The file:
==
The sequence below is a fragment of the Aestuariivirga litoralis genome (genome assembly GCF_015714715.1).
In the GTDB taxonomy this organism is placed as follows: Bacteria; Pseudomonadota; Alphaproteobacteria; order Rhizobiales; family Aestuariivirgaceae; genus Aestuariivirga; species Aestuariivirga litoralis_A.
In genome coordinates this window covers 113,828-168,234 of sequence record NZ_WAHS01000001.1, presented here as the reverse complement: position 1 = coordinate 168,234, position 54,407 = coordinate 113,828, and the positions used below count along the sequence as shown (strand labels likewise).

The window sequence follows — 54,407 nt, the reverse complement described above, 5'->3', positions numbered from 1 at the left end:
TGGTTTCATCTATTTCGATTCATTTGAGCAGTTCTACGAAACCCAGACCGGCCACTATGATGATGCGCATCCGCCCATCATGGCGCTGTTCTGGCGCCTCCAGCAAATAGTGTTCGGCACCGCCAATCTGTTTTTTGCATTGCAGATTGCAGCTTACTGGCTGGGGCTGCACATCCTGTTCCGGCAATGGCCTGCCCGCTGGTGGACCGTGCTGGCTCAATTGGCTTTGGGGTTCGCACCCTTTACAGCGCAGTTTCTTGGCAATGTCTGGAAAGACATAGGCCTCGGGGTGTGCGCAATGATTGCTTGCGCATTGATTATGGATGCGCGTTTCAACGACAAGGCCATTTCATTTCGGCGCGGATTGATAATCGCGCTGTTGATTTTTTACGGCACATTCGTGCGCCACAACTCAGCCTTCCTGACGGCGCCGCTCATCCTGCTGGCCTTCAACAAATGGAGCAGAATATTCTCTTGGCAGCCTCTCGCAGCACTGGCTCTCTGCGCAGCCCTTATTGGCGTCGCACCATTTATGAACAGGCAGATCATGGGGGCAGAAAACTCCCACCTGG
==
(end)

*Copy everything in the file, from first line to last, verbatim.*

The sequence below is a fragment of the Aestuariivirga litoralis genome (genome assembly GCF_015714715.1).
In the GTDB taxonomy this organism is placed as follows: Bacteria; Pseudomonadota; Alphaproteobacteria; order Rhizobiales; family Aestuariivirgaceae; genus Aestuariivirga; species Aestuariivirga litoralis_A.
In genome coordinates this window covers 113,828-168,234 of sequence record NZ_WAHS01000001.1, presented here as the reverse complement: position 1 = coordinate 168,234, position 54,407 = coordinate 113,828, and the positions used below count along the sequence as shown (strand labels likewise).

The window sequence follows — 54,407 nt, the reverse complement described above, 5'->3', positions numbered from 1 at the left end:
TGGTTTCATCTATTTCGATTCATTTGAGCAGTTCTACGAAACCCAGACCGGCCACTATGATGATGCGCATCCGCCCATCATGGCGCTGTTCTGGCGCCTCCAGCAAATAGTGTTCGGCACCGCCAATCTGTTTTTTGCATTGCAGATTGCAGCTTACTGGCTGGGGCTGCACATCCTGTTCCGGCAATGGCCTGCCCGCTGGTGGACCGTGCTGGCTCAATTGGCTTTGGGGTTCGCACCCTTTACAGCGCAGTTTCTTGGCAATGTCTGGAAAGACATAGGCCTCGGGGTGTGCGCAATGATTGCTTGCGCATTGATTATGGATGCGCGTTTCAACGACAAGGCCATTTCATTTCGGCGCGGATTGATAATCGCGCTGTTGATTTTTTACGGCACATTCGTGCGCCACAACTCAGCCTTCCTGACGGCGCCGCTCATCCTGCTGGCCTTCAACAAATGGAGCAGAATATTCTCTTGGCAGCCTCTCGCAGCACTGGCTCTCTGCGCAGCCCTTATTGGCGTCGCACCATTTATGAACAGGCAGATCATGGGGGCAGAAAACTCCCACCTGG